I'm sitting in Facebook headquarters in Palo Alto, where the company has invited dozens of press and members of the tech community — I've spotted nametags with 'Apple' and 'Paypal' on them, among many others — for a special event. Unlike many of Facebook's past events, this one isn't consumer-focused. Instead, it's all about infrastructure.
The invitation to the event says that they'll be giving us "a behind-the-scenes look at the latest technology powering Facebook". And we're hearing that it will include information on how Facebook is building out highly efficient data centers — and that it plans to open source its technology.
I'll be live-blogging the event below.
Mark Zuckerberg has taken the stage. Today they're going to be announcing the "The Open Compute Project", which is at Opencompute.org.
Facebook has made many advances with server efficiency as it's grown. Lots of custom technology. But there are plenty of other companies that could benefit from this. Facebook has been working on what it's announcing today for over a year.
Facebook's head of infrastructure has taken the stage.
He says that traditionally companies start off by leasing a data center. Over time, they expand to additional data centers. Some data center operators are flexible, but you have to work with landlord, and there are limitations, because a tenant will come in after you. So Facebook built its first data center in Prineville, Oregon. And then it innovated on both software and the servers and data centers themselves.
The Oregon data center is now operating at much higher efficiency than industry average and leased data centers, which is good for the environment — 38% more efficient in terms of energy usage and 24% cost savings. This new server technology was built by three people.
Because Facebook has benefitted from advancements made by other companies in the last ten years, they're 'giving back' by sharing the specifications and design documents used to create this. And, as others improve on this design, Facebook will benefit too.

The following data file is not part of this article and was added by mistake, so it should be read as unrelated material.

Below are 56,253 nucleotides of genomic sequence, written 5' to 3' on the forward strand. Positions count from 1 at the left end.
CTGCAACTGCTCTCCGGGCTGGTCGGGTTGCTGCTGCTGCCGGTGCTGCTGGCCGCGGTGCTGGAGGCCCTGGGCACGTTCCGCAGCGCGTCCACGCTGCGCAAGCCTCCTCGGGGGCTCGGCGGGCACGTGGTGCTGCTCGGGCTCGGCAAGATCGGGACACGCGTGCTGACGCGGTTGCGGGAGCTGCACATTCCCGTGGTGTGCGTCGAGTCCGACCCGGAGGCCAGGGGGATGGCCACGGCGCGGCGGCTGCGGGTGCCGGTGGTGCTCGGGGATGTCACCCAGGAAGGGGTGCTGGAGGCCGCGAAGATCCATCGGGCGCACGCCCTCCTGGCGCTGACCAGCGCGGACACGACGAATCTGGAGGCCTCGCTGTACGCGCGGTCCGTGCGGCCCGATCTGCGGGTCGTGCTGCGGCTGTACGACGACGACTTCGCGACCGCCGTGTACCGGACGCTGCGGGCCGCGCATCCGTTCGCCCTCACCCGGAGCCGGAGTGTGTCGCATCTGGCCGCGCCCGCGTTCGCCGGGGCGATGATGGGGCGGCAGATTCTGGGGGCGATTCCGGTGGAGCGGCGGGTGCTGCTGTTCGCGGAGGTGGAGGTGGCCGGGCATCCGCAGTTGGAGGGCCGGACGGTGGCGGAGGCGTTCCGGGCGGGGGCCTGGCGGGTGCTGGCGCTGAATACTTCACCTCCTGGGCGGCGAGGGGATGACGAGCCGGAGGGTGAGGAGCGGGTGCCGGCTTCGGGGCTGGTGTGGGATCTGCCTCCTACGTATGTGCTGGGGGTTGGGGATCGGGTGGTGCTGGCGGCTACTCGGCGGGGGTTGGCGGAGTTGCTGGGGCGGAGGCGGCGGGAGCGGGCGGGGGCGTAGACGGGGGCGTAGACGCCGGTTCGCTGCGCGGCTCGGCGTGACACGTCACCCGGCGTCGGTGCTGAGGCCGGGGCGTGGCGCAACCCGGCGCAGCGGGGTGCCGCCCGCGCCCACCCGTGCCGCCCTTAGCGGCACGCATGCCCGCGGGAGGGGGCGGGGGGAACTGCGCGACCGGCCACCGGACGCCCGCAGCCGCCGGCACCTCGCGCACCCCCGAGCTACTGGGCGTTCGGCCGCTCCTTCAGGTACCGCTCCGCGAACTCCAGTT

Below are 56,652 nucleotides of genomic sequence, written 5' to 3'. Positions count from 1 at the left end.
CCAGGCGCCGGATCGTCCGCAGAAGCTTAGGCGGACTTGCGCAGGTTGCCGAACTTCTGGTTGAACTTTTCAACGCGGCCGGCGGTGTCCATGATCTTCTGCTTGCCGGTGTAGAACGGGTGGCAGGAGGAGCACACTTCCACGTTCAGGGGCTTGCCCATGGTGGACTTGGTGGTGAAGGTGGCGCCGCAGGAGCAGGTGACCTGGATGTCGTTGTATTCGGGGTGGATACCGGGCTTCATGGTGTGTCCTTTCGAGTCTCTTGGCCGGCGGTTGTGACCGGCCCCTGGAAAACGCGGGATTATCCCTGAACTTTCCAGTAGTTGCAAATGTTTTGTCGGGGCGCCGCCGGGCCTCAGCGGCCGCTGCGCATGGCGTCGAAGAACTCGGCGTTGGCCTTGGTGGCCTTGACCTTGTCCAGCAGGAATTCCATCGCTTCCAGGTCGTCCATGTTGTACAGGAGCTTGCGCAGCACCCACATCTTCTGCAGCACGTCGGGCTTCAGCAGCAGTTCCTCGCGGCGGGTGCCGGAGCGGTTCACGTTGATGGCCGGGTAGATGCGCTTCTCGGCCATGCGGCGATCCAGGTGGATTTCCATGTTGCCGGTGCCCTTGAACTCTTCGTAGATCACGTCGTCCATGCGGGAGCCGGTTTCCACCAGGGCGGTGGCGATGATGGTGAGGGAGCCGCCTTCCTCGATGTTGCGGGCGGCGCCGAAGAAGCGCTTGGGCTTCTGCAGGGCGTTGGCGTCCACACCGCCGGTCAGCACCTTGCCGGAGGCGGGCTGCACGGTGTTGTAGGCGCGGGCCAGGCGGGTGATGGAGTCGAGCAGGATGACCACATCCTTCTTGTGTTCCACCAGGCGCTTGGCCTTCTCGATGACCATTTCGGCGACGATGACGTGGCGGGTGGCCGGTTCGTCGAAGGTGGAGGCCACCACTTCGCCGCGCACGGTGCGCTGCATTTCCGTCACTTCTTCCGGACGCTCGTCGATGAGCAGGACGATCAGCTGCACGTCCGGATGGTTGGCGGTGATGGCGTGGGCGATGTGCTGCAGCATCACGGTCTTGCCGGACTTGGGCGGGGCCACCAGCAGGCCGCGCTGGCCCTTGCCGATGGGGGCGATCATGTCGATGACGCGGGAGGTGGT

Typical data center power goes through transformers that lead to 11-17% loss of power before reaching the server. Facebook's is using a configuration that loses 2%.
One way Facebook is conserving energy is by eliminating the need for a traditional air conditioning system. Facebook's Oregon data center uses an advanced cooling system that doesn't require air ducts. Instead it pulls in cool air from outside, which is then mixed with warmer air if it's too cold, misted, passed through some holding areas and filtering systems, and is allowing to sink into the server room below — where it cools the servers without the need for air ducts.
The server chassis itself is spartan. Parts are easily accessible and can be quickly snapped into place. 94.5% efficient power supply accepting both AC and DC power. 22% fewer materials in the servers (less plastic, etc).
"It's time to stop treating data centers like Fight Club and demystify what's under the hood." So Facebook is open sourcing all of the specs.
You can find more detailed specifications right here.